WhatsApp is now most widely used end-to-end crypto tool on the planet
By Cyrus Farivar for Ars Technica
WhatsApp now uses Signal protocol, which was largely funded by US taxpayers.
WhatsApp has enabled end-to-end encryption across all versions of its messaging and voice calling software, according to a Tuesday announcement on the company’s website.
Given that WhatsApp is already in use by over 1 billion people worldwide, as users upgrade to the latest version, it will become the most widely used end-to-end crypto tool.
“We live in a world where more of our data is digitized than ever before,” Jan Koum, a WhatsApp co-founder, wrote in a company blog post on Tuesday. “Every day we see stories about sensitive records being improperly accessed or stolen. And if nothing is done, more of people’s digital information and communication will be vulnerable to attack in the years to come. Fortunately, end-to-end encryption protects us from these vulnerabilities.”
As the company explained in a white paper that was released on Monday night, WhatsApp uses the Signal protocol (formerly known as Axolotl), which was created by Moxie Marlinspike’s Open Whisper Systems. (That protocol is also used by Marlinspike’s Signal encrypted messaging and voice app.)
In November 2014, WhatsApp announced that it was using the same encryption as Signal in the Android version of the chat app. Over the next two years, the company worked to roll out strong encryption to iOS and other mobile platforms and to expand the data protected to group chats, voice calls, and media attachments.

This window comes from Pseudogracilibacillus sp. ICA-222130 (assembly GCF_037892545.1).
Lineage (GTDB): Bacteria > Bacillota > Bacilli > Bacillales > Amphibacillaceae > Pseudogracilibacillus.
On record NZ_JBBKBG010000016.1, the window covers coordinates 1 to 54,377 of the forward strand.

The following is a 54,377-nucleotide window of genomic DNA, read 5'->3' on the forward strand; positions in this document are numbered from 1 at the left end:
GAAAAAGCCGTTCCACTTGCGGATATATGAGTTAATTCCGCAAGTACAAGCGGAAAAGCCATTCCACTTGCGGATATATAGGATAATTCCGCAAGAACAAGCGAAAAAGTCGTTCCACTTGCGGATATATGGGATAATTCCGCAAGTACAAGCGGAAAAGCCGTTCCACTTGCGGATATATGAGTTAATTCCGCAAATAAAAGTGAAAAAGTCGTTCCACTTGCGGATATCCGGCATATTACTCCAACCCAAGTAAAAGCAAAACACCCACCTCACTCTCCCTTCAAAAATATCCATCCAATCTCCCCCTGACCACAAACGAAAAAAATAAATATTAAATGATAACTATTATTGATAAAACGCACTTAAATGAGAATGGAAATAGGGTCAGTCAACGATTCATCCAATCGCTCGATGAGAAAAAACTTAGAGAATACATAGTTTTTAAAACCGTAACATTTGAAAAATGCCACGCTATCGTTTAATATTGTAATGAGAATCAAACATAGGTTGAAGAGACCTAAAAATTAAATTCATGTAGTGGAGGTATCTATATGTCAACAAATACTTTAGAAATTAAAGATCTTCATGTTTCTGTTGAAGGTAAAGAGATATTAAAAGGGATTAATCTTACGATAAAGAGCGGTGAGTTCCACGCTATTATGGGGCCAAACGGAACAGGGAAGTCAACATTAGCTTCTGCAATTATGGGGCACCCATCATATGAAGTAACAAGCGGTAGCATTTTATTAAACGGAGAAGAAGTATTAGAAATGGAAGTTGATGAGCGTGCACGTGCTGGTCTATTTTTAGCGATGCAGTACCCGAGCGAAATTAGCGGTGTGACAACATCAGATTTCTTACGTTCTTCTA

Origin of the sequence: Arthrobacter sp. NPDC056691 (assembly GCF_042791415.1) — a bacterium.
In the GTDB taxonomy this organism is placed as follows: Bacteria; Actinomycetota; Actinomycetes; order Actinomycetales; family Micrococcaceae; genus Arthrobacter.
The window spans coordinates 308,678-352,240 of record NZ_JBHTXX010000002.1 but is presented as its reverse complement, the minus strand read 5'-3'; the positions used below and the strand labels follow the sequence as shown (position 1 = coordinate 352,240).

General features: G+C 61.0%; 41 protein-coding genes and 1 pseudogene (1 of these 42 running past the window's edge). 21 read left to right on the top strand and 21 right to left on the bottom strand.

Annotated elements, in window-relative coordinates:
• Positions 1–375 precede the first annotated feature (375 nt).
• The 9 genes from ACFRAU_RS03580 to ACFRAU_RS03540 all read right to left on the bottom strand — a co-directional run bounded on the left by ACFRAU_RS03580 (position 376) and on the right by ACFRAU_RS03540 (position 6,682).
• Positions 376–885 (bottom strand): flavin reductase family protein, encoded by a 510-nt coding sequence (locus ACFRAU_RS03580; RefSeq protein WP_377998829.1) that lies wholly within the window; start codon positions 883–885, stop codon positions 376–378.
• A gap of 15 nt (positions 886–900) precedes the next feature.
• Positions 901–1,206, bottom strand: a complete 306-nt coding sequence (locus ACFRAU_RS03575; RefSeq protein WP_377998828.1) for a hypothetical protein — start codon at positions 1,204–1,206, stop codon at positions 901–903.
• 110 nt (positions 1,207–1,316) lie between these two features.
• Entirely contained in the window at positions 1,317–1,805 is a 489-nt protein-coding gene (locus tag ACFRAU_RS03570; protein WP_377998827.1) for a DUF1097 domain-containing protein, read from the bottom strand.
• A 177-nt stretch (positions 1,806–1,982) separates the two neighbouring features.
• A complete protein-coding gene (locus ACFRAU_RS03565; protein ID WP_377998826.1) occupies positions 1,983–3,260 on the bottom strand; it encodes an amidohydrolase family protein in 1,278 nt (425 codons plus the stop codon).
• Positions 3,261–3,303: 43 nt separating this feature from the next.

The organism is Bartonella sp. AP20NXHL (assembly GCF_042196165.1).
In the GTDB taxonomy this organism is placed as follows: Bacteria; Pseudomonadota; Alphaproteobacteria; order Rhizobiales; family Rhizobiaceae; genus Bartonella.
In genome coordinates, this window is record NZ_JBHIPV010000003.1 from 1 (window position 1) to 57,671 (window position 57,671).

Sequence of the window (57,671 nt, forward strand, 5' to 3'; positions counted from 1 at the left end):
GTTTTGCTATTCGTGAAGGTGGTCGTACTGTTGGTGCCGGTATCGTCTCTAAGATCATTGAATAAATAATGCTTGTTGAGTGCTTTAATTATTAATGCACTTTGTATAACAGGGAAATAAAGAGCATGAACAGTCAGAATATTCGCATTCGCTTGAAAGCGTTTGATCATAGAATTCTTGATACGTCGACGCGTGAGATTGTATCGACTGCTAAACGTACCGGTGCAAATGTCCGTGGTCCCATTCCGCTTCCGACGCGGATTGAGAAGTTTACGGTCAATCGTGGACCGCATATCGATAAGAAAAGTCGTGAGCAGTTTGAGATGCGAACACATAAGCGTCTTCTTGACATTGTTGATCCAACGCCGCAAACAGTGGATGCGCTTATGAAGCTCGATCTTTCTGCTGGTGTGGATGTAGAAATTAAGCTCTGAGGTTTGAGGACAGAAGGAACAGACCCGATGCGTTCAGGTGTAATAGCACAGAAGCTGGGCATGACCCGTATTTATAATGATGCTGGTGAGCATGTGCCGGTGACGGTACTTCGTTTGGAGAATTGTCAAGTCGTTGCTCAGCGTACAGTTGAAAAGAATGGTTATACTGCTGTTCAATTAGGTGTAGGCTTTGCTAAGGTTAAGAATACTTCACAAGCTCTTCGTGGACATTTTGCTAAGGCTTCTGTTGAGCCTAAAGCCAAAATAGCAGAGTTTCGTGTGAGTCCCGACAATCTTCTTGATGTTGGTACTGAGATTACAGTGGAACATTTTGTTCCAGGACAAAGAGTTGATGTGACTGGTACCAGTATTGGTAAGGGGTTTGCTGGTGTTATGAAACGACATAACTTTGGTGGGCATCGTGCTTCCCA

The implementation of this crypto protocol is largely thanks to American tax dollars: since 2013, Open Whisper Systems has received a total of $2.25 million from the Open Technology Fund, an umbrella group whose primary funder is the United States government, through agencies such as theBroadcasting Board of Governors and the Department of State.
The move received praise from many privacy advocates and civil libertarians, including Christopher Soghoian of the American Civil Liberties Union.
The WhatsApp paper also points out that the encryption protocol uses perfect forward secrecy, so that “even if encryption keys from a user’s device are ever physically compromised, they cannot be used to go back in time to decrypt previously transmitted messages.”
Specifically, WhatsApp uses Curve25519, and the app now allows users to verify fingerprints for a given chat session, presumably over a secondary communications channel.
The article first appeared in ArsTechnica